A road trip to Las Vegas is a common rite of passage for young adults in Colorado. The late-night entertainment and gambling wonderland is just a day (or overnight) away, and to add to it, the road through Southern Colorado, Utah, Arizona and Nevada provides some stunning views and unique stops along the way.
Instead of blasting through in one go, we prefer to inch our way through the Colorado mountains and into the open desert.
Although you should expect to drive long stretches with no rest stops or gas stations, the red soil, rocky outcrops and desert vegetation somehow seem to reset the soul – right before you’re bombarded with the flashing lights of Sin City.
Here are our favorite 10 places to stop when road-tripping from Fort Collins to Las Vegas.
1. Genesee Park
26771 Genesee Lane, Golden, Colo.
The view from Genesee Park — Photo courtesy of iStock / Sparty1711
After you get through Denver, you’ll veer off onto I-70, one of the state’s most popular and scenic mountain roads. About a half hour after the city congestion, you’ll reach a small wilderness area called Genesee Mountain. Exit toward Genesee Park for a picnic in pristine wilderness with views far across Denver.
The park itself, perched in a clearing atop a mountain ledge, is rarely busy and offers conveniences such as picnic tables, horseshoes, outhouses, a sandbox for the kids, and often the sight of elk and deer casually walking through the grounds.
I-70 between Silverthorne and Dillon — Photo courtesy of iStock / welcomia
You’ll hit this city right before the pricey ski towns, so stop to fill your belly and car. Silverthorne is known among locals for its expansive shopping area, with more than 70 name-brand outlet stores.
After you score some sweet swag, you can go fishing for trout on the Blue River or check out the skate park. If you’re on a budget, stay in a cabin here; the rates are dramatically less than just a short drive up the mountain.
Skiing in Vail — Photo courtesy of Connor Walberg / flickr
Colorado is known for its skiing, and Vail is one of the most popular ski resorts in the state (and one of the largest in North America). During ski season, stop here for a few days to enjoy the 5,000-plus acres of slopes, and then browse the shops and enjoy five-star restaurants in the quaint, European-inspired downtown.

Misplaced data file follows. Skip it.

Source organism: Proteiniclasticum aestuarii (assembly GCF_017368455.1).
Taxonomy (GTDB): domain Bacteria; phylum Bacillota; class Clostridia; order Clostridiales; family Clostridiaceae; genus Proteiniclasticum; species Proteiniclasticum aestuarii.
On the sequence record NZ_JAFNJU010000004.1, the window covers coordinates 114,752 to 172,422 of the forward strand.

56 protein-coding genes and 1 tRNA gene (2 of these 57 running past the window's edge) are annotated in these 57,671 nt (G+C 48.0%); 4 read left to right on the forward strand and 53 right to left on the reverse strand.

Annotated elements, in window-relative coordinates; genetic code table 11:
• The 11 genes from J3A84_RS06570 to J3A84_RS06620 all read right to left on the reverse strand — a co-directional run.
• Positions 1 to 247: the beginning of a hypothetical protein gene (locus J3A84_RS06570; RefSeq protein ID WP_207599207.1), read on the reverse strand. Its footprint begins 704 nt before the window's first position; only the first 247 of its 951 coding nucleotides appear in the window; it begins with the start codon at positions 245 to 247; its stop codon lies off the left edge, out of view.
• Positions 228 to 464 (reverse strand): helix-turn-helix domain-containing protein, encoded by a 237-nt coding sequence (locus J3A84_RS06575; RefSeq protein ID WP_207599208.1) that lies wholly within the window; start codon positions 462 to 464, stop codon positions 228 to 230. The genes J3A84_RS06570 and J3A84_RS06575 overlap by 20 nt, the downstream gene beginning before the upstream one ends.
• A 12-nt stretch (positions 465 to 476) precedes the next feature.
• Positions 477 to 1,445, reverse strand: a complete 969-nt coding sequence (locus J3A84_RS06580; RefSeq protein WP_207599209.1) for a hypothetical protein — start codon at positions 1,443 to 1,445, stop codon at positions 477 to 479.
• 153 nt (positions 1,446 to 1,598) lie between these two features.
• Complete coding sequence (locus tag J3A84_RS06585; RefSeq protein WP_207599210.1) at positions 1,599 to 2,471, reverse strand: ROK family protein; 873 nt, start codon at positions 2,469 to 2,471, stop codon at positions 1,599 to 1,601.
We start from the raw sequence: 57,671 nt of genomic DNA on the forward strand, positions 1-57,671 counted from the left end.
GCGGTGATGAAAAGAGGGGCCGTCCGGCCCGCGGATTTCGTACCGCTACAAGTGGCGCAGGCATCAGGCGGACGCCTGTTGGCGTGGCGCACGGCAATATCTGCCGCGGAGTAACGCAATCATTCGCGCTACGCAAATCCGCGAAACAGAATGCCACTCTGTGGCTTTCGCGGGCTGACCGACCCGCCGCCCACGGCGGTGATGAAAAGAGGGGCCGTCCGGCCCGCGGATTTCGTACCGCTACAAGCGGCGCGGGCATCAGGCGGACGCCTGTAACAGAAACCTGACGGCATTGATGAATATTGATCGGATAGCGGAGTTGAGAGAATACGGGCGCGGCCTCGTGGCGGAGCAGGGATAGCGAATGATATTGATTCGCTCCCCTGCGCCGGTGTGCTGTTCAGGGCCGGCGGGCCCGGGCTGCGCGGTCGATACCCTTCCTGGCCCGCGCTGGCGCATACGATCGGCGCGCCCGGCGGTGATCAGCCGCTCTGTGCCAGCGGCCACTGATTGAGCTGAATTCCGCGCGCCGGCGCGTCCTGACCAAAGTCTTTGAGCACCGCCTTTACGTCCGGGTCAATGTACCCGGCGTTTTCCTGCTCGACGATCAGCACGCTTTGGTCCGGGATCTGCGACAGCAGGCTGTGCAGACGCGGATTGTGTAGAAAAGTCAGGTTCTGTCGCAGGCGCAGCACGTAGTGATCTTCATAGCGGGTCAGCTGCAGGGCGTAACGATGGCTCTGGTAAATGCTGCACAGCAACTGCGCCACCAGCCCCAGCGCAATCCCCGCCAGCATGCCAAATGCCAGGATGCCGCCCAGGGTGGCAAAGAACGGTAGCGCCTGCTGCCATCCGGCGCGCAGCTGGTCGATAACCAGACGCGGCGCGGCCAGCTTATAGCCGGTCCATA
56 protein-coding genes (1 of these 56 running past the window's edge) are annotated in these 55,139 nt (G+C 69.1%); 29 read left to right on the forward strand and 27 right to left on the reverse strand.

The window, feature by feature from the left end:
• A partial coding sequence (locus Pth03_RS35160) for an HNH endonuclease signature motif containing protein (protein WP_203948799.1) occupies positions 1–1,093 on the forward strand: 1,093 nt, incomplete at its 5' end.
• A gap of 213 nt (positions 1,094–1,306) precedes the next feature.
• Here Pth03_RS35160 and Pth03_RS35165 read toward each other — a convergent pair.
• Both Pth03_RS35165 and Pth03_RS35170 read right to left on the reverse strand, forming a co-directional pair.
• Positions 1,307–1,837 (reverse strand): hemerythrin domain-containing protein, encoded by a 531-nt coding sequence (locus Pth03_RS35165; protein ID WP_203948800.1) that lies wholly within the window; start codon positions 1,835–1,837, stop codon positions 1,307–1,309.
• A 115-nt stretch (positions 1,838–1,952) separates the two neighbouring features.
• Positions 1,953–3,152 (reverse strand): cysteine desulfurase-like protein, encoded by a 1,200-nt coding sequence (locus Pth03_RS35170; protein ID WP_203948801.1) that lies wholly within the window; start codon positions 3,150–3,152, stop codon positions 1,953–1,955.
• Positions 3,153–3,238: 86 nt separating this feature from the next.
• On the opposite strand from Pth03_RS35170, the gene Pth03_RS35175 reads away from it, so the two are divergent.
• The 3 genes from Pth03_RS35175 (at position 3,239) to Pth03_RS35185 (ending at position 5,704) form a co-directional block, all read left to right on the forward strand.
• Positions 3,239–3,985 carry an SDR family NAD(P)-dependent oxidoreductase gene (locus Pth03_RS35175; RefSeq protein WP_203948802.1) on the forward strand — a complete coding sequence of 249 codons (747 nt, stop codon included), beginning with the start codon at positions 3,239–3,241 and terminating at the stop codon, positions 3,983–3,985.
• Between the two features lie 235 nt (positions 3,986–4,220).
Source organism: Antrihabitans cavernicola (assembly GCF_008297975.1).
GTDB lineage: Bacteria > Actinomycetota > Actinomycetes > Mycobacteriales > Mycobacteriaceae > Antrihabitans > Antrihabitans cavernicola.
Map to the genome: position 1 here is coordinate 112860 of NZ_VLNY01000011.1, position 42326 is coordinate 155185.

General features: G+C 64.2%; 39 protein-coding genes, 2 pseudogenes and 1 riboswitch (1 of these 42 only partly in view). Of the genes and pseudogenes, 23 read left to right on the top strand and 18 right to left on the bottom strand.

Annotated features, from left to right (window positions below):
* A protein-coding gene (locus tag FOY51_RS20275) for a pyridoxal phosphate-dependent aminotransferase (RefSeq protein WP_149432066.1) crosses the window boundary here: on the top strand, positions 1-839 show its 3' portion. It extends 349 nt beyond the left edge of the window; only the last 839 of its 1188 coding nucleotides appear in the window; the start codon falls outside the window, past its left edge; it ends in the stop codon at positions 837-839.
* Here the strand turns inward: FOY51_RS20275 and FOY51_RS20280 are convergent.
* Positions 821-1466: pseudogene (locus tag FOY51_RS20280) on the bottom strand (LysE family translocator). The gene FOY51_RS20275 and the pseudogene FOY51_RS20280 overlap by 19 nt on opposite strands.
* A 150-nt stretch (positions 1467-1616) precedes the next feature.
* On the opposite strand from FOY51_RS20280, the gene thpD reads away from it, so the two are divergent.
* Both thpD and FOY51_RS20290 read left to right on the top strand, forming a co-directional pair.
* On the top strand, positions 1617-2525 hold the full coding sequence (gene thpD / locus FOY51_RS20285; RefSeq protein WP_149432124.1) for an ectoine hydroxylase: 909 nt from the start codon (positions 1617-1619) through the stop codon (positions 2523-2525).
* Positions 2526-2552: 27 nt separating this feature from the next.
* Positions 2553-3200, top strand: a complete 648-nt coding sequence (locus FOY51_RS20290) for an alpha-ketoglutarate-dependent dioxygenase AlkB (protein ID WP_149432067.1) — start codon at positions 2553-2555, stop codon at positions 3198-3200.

Vail is family-friendly – and also has a reputation for extreme luxury. In fact, you’ll find more than 100,000 square feet of space dedicated to spa services in Vail.
Even when it’s snowy, you’ll often see blue skies here, but don’t discount the warmer seasons. You’ll find far fewer tourists and excellent biking, hiking, river expeditions, off-road adventures and camping after the snow metls. Vail is much more than just perfect powder.
4. Glenwood Hot Springs Resort
415 E 6th Street, Glenwood Springs, Colo.
Glenwood Springs boasts the world’s largest hot springs pool — Photo courtesy of Glenwood Springs Visitor Center
This is a must-visit stop as you tour through Colorado. Glenwood Springs is home to the world’s largest mineral hot springs pool, known for its natural health benefits and rich history; the water that feeds the spa is considered sacred. We suggest enjoying it via the Spa of the Rockies, which offers a unique, historically-inspired sandstone bathhouse.
After you relax, explore the lodge, go down the slide, play mini golf, munch at the poolside grill or arrange more Native American-inspired wellness treatments in the award-winning spa. Stay the night here and feel completely rejuvenated for the next stretch of road.
Palisade is Colorado wine country — Photo courtesy of Don Graham / flickr
After a day at Colorado’s most famous natural spa, the perfect complement is a tour through the state’s top wine region. Palisade contains more than a quarter of the state’s total wineries. Sample award-winning wine, dine at some of the excellent restaurants and explore the thriving artistic community here, but make sure you experience Palisade’s recreational offerings, too.